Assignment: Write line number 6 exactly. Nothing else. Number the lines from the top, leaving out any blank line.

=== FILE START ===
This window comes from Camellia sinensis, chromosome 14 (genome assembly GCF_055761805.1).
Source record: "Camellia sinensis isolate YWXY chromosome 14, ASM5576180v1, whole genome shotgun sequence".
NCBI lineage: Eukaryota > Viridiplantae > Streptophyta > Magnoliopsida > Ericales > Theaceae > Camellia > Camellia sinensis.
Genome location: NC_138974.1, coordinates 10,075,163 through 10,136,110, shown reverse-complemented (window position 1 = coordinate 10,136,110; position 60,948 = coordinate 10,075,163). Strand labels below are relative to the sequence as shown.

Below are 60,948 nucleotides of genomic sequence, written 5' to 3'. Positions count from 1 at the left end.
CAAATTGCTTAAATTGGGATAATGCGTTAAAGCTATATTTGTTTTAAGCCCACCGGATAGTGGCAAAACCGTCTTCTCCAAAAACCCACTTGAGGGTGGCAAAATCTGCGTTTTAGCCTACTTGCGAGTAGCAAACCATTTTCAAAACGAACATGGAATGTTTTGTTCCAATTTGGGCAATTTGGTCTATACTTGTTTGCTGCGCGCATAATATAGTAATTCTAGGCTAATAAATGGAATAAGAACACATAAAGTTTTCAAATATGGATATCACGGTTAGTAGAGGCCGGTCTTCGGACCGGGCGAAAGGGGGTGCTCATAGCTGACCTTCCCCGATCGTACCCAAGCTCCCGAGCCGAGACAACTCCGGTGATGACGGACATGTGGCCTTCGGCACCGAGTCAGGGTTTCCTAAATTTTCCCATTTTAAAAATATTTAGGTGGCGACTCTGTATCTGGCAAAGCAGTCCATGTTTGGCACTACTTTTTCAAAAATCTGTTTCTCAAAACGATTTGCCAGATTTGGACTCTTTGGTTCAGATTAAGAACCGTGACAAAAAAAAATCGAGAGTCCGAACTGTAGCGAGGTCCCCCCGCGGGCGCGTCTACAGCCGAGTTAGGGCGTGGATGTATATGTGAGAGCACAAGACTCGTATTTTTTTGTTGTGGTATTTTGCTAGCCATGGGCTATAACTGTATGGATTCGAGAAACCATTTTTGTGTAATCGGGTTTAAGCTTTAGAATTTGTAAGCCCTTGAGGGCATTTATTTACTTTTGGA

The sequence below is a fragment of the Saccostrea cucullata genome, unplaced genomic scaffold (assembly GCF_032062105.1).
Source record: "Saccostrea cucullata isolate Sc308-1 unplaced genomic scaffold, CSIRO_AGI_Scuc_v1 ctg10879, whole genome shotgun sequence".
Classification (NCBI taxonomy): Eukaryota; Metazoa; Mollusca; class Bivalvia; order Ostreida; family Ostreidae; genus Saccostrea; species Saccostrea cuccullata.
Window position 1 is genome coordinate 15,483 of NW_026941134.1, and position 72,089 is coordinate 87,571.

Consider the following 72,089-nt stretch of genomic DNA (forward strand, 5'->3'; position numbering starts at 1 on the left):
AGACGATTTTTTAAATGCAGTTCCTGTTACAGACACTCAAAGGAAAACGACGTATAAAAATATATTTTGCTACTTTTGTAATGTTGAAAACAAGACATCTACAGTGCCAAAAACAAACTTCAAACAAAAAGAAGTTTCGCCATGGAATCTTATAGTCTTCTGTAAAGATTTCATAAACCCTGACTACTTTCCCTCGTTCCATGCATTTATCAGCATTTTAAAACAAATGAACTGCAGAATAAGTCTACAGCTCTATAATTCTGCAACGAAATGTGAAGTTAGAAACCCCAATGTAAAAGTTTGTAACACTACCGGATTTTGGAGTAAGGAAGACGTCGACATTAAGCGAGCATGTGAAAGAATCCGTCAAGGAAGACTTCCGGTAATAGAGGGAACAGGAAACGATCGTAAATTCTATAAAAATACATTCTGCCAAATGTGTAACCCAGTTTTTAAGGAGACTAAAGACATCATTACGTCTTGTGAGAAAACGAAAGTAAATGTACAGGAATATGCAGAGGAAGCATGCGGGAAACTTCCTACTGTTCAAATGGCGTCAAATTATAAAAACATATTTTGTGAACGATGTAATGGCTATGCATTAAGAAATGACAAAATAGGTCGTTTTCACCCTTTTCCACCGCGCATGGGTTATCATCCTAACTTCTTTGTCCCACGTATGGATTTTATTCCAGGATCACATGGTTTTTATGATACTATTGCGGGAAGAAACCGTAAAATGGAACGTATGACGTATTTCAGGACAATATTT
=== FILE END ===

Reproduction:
CAAATTGCTTAAATTGGGATAATGCGTTAAAGCTATATTTGTTTTAAGCCCACCGGATAGTGGCAAAACCGTCTTCTCCAAAAACCCACTTGAGGGTGGCAAAATCTGCGTTTTAGCCTACTTGCGAGTAGCAAACCATTTTCAAAACGAACATGGAATGTTTTGTTCCAATTTGGGCAATTTGGTCTATACTTGTTTGCTGCGCGCATAATATAGTAATTCTAGGCTAATAAATGGAATAAGAACACATAAAGTTTTCAAATATGGATATCACGGTTAGTAGAGGCCGGTCTTCGGACCGGGCGAAAGGGGGTGCTCATAGCTGACCTTCCCCGATCGTACCCAAGCTCCCGAGCCGAGACAACTCCGGTGATGACGGACATGTGGCCTTCGGCACCGAGTCAGGGTTTCCTAAATTTTCCCATTTTAAAAATATTTAGGTGGCGACTCTGTATCTGGCAAAGCAGTCCATGTTTGGCACTACTTTTTCAAAAATCTGTTTCTCAAAACGATTTGCCAGATTTGGACTCTTTGGTTCAGATTAAGAACCGTGACAAAAAAAAATCGAGAGTCCGAACTGTAGCGAGGTCCCCCCGCGGGCGCGTCTACAGCCGAGTTAGGGCGTGGATGTATATGTGAGAGCACAAGACTCGTATTTTTTTGTTGTGGTATTTTGCTAGCCATGGGCTATAACTGTATGGATTCGAGAAACCATTTTTGTGTAATCGGGTTTAAGCTTTAGAATTTGTAAGCCCTTGAGGGCATTTATTTACTTTTGGA